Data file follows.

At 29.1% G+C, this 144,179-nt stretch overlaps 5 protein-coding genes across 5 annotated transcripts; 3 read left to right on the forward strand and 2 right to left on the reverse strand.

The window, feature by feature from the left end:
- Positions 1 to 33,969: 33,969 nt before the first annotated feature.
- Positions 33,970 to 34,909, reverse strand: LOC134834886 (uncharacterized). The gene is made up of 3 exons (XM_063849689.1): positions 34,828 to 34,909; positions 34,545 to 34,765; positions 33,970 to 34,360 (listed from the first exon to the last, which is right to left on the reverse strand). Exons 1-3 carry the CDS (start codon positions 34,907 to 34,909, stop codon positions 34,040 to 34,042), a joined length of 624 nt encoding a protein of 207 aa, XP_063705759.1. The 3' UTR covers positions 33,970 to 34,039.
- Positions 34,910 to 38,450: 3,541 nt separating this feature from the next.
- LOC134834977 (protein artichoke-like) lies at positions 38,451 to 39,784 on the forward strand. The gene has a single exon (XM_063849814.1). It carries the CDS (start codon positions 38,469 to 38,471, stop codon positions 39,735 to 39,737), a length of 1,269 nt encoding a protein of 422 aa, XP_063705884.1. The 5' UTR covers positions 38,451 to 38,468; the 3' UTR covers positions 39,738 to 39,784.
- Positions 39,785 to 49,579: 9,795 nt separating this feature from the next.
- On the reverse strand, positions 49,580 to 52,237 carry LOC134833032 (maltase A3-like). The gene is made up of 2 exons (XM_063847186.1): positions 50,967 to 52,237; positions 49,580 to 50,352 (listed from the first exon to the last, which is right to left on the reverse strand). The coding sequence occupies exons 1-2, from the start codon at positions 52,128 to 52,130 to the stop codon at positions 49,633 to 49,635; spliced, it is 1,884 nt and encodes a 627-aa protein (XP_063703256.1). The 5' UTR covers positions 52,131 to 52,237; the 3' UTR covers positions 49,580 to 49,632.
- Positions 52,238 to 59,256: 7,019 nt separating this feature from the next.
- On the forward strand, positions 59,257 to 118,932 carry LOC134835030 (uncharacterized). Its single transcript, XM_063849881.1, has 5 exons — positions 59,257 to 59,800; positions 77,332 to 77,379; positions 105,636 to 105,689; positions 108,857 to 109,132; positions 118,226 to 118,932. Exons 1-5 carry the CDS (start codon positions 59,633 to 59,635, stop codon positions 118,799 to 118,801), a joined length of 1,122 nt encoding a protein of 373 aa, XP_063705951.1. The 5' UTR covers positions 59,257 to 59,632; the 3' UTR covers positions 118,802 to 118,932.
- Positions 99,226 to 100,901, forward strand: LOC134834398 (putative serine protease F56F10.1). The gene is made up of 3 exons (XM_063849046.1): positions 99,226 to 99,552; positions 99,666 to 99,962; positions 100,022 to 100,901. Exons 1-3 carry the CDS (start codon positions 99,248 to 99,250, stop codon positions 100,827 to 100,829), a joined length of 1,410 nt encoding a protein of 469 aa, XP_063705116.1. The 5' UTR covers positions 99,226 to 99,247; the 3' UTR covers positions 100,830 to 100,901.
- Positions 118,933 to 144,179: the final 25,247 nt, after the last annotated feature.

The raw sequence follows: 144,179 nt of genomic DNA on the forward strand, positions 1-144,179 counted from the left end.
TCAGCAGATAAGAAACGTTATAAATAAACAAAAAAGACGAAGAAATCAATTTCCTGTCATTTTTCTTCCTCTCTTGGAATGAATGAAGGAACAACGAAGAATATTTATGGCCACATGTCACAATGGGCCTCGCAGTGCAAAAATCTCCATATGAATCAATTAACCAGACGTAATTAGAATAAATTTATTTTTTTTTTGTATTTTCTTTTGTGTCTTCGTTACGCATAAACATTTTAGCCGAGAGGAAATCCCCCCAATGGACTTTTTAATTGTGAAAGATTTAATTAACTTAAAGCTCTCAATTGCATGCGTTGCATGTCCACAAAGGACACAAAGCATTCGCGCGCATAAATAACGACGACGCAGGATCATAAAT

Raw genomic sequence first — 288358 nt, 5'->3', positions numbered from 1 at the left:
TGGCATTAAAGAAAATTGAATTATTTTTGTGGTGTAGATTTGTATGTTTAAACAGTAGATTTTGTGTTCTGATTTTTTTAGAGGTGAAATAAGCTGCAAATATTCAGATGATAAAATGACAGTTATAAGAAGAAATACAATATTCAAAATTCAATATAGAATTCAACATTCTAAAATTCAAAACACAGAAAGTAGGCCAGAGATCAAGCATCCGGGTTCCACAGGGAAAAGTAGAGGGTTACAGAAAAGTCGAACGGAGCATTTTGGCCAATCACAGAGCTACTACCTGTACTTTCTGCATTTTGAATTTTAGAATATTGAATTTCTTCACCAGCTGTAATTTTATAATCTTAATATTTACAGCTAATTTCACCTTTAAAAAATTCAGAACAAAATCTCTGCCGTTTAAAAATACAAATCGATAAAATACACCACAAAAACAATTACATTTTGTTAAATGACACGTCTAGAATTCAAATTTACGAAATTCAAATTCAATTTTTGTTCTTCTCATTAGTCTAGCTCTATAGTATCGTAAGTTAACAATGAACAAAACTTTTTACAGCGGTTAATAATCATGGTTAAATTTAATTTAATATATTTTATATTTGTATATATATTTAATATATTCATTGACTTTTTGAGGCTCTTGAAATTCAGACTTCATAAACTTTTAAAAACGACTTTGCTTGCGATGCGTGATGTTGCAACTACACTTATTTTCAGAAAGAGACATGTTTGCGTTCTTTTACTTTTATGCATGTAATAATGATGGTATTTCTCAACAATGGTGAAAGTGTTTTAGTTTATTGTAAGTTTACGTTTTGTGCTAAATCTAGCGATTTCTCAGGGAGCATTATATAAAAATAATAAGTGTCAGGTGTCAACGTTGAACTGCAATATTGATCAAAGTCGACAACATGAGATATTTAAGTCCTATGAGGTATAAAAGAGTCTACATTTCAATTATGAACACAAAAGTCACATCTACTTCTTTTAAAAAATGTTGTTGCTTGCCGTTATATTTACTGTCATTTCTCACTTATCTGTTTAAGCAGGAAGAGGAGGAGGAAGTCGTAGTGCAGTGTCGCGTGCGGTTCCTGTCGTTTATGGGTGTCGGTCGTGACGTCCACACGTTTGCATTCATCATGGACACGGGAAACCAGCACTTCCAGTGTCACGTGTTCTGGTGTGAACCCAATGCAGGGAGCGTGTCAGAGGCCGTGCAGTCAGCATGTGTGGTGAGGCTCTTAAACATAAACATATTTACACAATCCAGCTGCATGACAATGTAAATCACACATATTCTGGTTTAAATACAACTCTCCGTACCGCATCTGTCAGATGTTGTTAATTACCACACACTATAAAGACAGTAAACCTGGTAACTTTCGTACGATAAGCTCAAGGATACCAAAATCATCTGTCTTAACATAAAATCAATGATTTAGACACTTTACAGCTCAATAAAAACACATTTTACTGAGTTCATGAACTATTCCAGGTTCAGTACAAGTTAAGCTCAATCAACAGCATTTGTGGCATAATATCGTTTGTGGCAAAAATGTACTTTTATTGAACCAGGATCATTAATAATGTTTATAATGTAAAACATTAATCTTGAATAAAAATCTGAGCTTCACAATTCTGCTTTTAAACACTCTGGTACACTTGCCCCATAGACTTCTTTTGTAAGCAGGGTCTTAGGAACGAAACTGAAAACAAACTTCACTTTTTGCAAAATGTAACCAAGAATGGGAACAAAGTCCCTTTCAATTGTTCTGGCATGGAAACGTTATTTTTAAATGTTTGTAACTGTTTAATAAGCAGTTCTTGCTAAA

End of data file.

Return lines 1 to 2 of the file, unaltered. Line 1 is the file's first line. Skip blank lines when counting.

At 29.1% G+C, this 144,179-nt stretch overlaps 5 protein-coding genes across 5 annotated transcripts; 3 read left to right on the forward strand and 2 right to left on the reverse strand.

The window, feature by feature from the left end: